Our school is committed to making the voice of our students heard and our local community aware of children and families living with Autism. Following our successful collaboration last year, we were invited to participate in marking of World Children’s Day 2020, organised by University of Liverpool and UNICEF under the Liverpool Child Friendly City initiative. Due to current restrictions, this year’s events are organised virtually, over Zoom. Abbot’s Lea School is participating by sharing our students’ video comments on the topic of health and wellbeing with the local research community. Additionally, one of our older students is joining students from other schools in Liverpool in a collaborative, online discussion this afternoon led by Children’s Services Team of Liverpool City Council. These events will create a dialogue and collaboration among children and researchers from our region in an effort to transform Liverpool into a child friendly city.

Communication channels and offered support

Last but not least, I want to make sure that the whole Abbot’s Lea community knows how to get to me with questions, ideas or issues. Apart from my email address and telephone number, you can follow my work or reach me directly on Twitter – my handle is @ALS_AutismRandD

If there are some questions about autism or wider topics you do not feel comfortable asking about directly, you can still send them to me using the anonymous question box [ ]. I will answer those using the latest research literature and share it in this newsletter. In other words, there are no stupid questions and no reasons to struggle alone.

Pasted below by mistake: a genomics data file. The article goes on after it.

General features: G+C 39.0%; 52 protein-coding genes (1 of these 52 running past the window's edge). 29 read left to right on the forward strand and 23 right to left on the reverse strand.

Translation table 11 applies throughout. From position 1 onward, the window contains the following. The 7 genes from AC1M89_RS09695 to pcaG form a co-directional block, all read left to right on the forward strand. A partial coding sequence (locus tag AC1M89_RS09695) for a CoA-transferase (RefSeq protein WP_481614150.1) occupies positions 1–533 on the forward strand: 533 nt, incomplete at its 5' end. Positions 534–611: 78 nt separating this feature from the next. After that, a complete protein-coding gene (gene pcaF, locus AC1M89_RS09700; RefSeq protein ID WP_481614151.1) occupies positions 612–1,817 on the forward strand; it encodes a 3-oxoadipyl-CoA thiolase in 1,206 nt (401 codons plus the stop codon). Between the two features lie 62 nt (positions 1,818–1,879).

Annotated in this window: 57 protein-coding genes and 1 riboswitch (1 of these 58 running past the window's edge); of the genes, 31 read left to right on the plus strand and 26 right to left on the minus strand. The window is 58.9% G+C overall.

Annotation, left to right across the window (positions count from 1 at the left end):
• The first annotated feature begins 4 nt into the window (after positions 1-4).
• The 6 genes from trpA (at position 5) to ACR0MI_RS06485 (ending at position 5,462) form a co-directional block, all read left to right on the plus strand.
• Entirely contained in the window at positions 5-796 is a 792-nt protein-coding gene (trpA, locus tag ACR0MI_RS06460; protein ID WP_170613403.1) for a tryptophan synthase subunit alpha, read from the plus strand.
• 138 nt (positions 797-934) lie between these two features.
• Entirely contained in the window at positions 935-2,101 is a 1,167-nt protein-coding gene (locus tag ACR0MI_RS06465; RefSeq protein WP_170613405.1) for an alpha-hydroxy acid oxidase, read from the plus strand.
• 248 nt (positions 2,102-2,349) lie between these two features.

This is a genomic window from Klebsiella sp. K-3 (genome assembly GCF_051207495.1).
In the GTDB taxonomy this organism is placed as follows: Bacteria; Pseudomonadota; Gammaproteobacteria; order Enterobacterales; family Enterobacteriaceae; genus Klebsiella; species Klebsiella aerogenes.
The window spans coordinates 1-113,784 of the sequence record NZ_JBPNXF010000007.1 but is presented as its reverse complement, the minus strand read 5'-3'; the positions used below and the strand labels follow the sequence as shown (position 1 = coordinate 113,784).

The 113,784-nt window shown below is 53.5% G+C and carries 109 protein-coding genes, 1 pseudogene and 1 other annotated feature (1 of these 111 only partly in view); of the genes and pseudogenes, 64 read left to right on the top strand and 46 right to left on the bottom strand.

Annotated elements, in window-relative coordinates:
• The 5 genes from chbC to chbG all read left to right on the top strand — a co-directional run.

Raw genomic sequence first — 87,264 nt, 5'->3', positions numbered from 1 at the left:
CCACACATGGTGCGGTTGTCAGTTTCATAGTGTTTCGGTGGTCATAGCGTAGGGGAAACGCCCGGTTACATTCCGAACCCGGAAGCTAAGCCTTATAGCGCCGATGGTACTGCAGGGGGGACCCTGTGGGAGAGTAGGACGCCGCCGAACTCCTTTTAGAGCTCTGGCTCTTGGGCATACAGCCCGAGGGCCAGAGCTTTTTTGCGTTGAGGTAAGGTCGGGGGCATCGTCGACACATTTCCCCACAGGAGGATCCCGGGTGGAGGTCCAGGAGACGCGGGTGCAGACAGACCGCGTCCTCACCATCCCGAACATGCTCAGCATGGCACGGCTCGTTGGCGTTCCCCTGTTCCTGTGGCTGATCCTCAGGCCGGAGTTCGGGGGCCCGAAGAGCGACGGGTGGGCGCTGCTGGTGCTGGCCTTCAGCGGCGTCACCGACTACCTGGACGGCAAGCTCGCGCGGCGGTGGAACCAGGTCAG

Week 12 - Autism and Sleep+

Dear families, partners and friends of Abbot’s Lea School

This week I have two highlights for you – both demonstrating the power of good communication. In my work with external partners, communication and networking during the online events led to opportunities for participation in the Unicef training. On the other side, while focusing on support within the school, I heard about the struggles with bedtime some families experience and found recommended solutions in research. This newsletter summarises the key messages from the training as well as useful resources related to sleep.

Unicef UK Training

During this two-day training, I have discussed and analysed children’s right in practice with local researchers, social workers and community officers. Our aim was to find ways to work with children and young people as equal partners. Following one of our conclusions, I would like to remind everyone of the Article 12 of the UN Convention on the Rights of the Child:

Every child has the right to express their views, feelings and wishes in all matters affecting them, and to have their views considered and taken seriously.

This article establishes the right of every child to be heard in matters affecting them and for their views to be listened to and acted upon. I would like to emphasise a diversity of communication tools and methods used in our school for that exact reason.

The golden rule of participatory work is “Nothing About Me Without Me”.

Autism and Sleep

According to a recent study published in the American Academy of Paediatrics, close to half of the autistic children and adults have significant difficulties with sleep.  These difficulties can include problems falling asleep, night waking, early-morning waking, and shorter overall sleeping time.  The cause of sleep problems has not been found, but there is evidence that sleep issues can worsen behavioural issues and difficulties with social interactions.

Remember: communication is the key for me to initiate projects that are relevant to you, so make sure your ideas reach me. You can contact me via email, phone or over social media.

Week 13 - Autism-Friendly Holiday Season part 1+

We have two more weeks of school this term, our classrooms are looking festive while our little elves are busy with crafting gifts and cards, singing songs and learning about international traditions. For many, this is the best time of year, but holidays are about the community and making sure every child and every person is safe and happy.

I would like to share my advice on how to have an autism-friendly holiday season.


Autism-Friendly Holiday Season (Part 1 – Decorations)

Unlike any other year, 2020 has brought more structure and control in terms of crowdedness, which will suit most autistic people. However, many other elements, like loud music, bright colourful lights and decorations could still create an additional sensory load.